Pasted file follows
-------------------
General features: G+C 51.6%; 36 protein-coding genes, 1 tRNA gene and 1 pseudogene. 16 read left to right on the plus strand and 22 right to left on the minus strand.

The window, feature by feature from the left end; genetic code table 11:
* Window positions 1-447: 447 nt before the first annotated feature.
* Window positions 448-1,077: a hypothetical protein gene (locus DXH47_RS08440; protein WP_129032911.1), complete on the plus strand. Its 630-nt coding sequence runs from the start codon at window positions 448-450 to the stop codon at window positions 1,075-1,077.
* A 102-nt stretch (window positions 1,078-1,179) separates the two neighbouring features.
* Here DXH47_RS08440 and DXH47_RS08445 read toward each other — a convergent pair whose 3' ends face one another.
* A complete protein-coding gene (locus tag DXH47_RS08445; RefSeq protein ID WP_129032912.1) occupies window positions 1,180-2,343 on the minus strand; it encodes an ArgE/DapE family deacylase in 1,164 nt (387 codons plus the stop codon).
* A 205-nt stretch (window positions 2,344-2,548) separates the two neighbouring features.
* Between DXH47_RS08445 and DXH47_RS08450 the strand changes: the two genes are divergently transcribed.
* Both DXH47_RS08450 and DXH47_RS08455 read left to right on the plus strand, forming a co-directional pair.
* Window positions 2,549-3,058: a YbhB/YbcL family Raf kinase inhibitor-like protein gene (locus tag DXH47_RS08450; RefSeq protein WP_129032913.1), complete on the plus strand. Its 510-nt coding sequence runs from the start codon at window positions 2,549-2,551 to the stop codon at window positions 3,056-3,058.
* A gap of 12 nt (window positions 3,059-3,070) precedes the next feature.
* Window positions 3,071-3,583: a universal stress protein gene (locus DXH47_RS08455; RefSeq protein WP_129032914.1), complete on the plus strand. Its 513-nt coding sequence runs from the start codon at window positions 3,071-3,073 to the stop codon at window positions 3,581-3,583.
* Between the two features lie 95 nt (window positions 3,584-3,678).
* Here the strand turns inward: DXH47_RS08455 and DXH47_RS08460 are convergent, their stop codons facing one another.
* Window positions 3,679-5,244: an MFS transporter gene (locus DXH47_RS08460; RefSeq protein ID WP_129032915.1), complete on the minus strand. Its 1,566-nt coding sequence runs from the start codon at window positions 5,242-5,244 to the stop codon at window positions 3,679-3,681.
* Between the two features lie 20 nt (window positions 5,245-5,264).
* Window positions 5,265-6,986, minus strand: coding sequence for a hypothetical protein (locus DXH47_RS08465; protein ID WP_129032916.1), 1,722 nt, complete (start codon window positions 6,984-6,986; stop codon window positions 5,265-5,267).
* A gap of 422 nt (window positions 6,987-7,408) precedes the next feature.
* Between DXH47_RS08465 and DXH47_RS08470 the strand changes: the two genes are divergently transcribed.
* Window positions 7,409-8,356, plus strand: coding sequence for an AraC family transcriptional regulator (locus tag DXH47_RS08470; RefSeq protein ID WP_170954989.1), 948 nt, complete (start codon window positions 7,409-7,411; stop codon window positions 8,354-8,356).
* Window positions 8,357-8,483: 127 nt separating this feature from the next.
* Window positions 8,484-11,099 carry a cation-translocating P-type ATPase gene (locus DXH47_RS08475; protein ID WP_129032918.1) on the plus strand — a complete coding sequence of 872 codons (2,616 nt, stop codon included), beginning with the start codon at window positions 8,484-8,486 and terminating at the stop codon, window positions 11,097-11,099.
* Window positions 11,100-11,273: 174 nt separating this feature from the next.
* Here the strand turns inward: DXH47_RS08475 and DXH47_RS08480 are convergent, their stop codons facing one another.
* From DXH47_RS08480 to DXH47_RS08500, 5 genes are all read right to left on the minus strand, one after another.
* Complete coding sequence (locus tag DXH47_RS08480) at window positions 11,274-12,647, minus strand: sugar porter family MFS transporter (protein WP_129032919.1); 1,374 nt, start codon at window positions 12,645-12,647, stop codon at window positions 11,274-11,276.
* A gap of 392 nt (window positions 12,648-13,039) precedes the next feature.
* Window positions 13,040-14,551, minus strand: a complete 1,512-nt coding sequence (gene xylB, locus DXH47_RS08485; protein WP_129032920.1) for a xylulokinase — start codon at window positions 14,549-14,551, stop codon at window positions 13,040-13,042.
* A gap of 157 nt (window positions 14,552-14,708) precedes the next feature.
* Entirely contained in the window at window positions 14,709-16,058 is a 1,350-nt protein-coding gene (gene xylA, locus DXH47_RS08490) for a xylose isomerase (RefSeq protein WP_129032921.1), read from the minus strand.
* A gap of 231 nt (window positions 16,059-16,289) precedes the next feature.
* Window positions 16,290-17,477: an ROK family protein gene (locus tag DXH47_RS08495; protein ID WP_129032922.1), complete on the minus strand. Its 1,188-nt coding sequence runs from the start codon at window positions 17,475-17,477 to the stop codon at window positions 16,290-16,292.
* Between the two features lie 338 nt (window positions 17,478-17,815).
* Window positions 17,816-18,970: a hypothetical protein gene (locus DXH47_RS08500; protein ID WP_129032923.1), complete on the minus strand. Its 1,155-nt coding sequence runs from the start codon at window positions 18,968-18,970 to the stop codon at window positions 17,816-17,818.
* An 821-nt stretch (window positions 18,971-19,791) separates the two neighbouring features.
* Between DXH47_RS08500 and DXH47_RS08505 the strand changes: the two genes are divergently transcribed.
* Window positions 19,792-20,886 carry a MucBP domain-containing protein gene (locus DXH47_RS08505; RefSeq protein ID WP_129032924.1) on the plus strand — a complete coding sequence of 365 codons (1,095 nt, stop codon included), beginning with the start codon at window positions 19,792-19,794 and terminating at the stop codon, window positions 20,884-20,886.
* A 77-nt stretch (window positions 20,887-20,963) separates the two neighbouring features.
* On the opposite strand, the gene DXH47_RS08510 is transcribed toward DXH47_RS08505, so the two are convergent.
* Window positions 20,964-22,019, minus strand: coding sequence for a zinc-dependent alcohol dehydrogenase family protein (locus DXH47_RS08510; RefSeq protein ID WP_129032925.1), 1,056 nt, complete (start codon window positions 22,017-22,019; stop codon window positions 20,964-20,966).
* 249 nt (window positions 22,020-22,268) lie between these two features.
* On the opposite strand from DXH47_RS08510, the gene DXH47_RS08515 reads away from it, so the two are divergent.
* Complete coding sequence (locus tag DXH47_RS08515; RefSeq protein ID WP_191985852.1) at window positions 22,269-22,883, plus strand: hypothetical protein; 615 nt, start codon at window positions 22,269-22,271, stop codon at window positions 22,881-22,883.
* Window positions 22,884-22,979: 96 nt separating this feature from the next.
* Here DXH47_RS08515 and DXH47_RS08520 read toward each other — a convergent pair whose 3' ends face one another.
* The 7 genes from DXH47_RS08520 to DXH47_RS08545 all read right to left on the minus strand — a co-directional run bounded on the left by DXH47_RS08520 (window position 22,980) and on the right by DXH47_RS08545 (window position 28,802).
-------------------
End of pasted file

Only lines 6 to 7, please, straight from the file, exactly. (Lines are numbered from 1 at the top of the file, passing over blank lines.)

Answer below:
* Here DXH47_RS08440 and DXH47_RS08445 read toward each other — a convergent pair whose 3' ends face one another.
* A complete protein-coding gene (locus tag DXH47_RS08445; RefSeq protein ID WP_129032912.1) occupies window positions 1,180-2,343 on the minus strand; it encodes an ArgE/DapE family deacylase in 1,164 nt (387 codons plus the stop codon).